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Wanted: internal whistle-blowers.

WANTED: Internal whistle-blowers for work in journalism. Should be hardy, self-directed. Normal, team-playing duties most of time, but must be ready to make scenes and shrill noises in ethical clinches. Must know ethical clinches. Must provide own whistle.

People go into journalism for all sorts of reasons. The main ones have not changed. It's still love of writing, a compulsion to find and tell the story, joy in observation, willingness to expose yourself while fully clothed, and an elaborately disguised passion to improve the world with a little bit of truth.

Nobody I know (including some multimillionaires who once earned $70 a week) came this way for the money. Nobody. None. And very few entered the field for the kind of power that flows from command or property or executive status.

As broadcast journalism gained equal footing, it was not just the power of words but also the power of the visual that attracted people. Did the ego factor, the glory of being on camera, eclipse other reasons for these new career choices? "J'accuse!" say the print people. But be honest, print people. You remember the ecstatic excitement of your byline in some (perhaps obscure) newspaper. Admit it: That stroked your ego at least as much as a camera could.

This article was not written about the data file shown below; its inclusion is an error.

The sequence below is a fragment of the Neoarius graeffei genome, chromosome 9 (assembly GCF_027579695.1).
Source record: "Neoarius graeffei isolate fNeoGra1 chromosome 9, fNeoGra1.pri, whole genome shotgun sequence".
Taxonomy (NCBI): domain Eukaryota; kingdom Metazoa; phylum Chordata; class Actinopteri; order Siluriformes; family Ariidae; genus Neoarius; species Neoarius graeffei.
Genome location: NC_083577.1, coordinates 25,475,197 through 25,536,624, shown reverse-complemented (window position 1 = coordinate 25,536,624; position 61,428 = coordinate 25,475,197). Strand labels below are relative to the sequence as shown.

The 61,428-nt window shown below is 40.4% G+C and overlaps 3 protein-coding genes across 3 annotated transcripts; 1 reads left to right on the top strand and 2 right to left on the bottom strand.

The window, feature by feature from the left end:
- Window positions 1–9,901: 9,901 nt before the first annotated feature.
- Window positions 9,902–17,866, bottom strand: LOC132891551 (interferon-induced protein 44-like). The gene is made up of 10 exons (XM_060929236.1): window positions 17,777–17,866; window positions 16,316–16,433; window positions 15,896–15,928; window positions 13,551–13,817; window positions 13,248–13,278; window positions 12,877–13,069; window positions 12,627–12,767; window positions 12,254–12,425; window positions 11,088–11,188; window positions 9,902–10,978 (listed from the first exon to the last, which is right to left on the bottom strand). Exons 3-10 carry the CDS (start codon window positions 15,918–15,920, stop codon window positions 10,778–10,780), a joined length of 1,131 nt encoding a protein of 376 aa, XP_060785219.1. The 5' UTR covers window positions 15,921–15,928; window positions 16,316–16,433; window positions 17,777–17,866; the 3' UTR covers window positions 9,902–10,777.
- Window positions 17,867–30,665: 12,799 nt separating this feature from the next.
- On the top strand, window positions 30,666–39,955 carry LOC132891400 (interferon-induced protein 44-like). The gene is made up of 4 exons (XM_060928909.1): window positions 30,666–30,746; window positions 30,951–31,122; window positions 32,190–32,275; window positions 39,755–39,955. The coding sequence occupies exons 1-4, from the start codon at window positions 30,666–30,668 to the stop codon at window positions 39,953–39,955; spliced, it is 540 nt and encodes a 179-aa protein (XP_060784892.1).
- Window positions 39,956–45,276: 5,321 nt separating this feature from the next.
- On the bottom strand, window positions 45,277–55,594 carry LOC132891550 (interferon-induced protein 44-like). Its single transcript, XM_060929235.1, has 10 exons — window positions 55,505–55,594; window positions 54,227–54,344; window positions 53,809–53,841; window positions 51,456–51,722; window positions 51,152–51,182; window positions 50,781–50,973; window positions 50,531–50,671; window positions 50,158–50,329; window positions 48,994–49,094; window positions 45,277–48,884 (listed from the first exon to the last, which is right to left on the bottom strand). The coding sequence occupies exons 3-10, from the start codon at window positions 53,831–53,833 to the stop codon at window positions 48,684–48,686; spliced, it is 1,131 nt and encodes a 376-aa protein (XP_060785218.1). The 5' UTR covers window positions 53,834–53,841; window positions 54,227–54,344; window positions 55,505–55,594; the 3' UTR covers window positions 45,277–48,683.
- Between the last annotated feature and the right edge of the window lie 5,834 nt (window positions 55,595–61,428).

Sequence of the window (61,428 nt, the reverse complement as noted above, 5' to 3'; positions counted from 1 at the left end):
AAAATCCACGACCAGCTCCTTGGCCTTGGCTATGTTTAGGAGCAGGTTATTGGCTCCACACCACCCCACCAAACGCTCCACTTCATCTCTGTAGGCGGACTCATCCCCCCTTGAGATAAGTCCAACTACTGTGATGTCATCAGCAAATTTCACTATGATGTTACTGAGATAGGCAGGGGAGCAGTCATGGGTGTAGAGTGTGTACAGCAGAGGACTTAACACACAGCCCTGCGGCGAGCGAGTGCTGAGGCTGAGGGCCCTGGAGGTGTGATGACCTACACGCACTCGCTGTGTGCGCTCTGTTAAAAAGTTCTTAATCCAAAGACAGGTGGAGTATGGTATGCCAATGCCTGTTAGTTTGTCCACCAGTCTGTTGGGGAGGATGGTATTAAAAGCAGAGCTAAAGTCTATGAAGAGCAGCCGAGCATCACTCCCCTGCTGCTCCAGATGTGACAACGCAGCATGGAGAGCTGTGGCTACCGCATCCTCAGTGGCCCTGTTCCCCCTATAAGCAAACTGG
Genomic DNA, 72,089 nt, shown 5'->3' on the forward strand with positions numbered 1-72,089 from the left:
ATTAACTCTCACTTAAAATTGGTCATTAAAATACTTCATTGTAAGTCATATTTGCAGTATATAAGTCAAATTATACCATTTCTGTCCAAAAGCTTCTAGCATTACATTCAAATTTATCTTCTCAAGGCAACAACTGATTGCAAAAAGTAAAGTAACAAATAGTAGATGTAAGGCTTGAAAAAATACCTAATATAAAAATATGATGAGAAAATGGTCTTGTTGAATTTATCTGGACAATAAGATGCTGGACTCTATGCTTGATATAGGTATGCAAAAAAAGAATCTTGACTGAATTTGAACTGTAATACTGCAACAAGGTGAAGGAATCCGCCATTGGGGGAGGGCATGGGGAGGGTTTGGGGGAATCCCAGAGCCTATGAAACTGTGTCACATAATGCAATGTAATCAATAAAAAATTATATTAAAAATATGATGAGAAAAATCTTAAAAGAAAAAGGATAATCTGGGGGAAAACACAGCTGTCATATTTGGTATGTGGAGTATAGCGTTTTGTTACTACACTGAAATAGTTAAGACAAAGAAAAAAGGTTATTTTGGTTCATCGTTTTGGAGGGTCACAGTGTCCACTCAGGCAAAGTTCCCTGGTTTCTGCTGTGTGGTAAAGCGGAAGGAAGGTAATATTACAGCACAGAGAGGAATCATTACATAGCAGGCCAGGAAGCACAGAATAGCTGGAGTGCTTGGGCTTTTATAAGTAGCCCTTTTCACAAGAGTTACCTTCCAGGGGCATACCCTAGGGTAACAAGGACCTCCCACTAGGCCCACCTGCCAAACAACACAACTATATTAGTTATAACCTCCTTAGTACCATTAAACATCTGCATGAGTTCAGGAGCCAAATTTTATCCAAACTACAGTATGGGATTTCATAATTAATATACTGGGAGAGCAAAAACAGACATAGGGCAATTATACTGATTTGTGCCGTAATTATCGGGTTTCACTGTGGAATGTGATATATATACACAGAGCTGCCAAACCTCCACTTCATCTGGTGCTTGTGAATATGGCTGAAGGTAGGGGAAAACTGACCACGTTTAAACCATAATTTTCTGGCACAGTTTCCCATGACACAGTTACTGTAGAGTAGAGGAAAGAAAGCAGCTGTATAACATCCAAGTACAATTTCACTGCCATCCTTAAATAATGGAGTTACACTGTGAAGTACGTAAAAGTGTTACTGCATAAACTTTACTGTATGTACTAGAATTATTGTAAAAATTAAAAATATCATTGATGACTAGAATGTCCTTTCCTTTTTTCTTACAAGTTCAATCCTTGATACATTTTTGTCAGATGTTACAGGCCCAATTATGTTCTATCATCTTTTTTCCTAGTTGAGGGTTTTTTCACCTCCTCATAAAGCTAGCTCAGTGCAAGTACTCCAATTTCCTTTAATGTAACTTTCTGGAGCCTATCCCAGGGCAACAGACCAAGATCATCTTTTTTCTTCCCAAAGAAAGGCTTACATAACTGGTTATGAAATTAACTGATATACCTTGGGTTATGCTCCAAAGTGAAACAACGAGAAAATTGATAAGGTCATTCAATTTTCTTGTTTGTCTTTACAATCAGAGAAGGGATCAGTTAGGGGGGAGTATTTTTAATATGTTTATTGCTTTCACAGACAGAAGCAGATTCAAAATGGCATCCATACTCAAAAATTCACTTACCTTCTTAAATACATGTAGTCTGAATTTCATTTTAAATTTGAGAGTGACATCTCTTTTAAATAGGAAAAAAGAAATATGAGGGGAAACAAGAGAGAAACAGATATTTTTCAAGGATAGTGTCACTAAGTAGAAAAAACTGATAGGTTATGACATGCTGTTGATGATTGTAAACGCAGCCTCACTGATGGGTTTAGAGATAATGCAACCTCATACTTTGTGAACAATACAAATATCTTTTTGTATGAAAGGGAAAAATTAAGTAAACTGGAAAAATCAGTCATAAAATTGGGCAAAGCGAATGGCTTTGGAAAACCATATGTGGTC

The ego, the commitment, the tactile enjoyment of the words and the images, the excitement on a good day, the constancy of the unexpected, the companionship of the lonely: These fuse and are inseparable in most journalists, good or mediocre. Then the difference in individual performance gets down to other qualities, and one of them is courage. Guts.

You have to be willing to stand alone: to stand out, and sometimes to move out. It sounds pompous to talk about this. But it needs more talk in the aftermath of the NBC News "Dateline" debacle and other recent episodes.

In NBC's use of incendiary devices in staged GM truck collisions and on-air dishonesty about it, was inexperience and ignorance of basic standards the cause? Or was it the failure of top executives because they had not established and enforced standards? Both, it appears. (See David Zurawik and Christina Stoehr's alarming story about this problem in general on page 26.)

But at least one staffer, correspondent Michele Gillen, did sound the alarms. The tests proceeded anyway. Then, according to colleagues, she again expressed objections. She was overruled.

The line was breached. Nobody backed up the line. One by one, people failed to understand the ethical consequences of what was being done, or they failed to resist, to sound off, to speak out against fraudulent journalism, to quit in protest.

The game was lost, with incalculable damage to NBC News and tarnish to journalism. Certainly it was in order for Michael Gartner, despite his lifelong career of integrity in journalism, to lose his job as president of NBC News. If for no other reason, he had to leave because he initially defended what is indefensible in journalism: this egregious example of dishonesty and fraud in reporting.

New standards will be put in place. But no statement of standards, no code, no declaration of future intent, can substitute for individual integrity. It does not exist without ethical antennae, or without guts. Down as well as up the line.

Reese Cleghorn, president of AJR, is dean of the College of Journalism of the University of Maryland.
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Title Annotation:the need for individual integrity among journalists
Author:Cleghorn, Reese
Publication:American Journalism Review
Article Type:Column
Date:Apr 1, 1993
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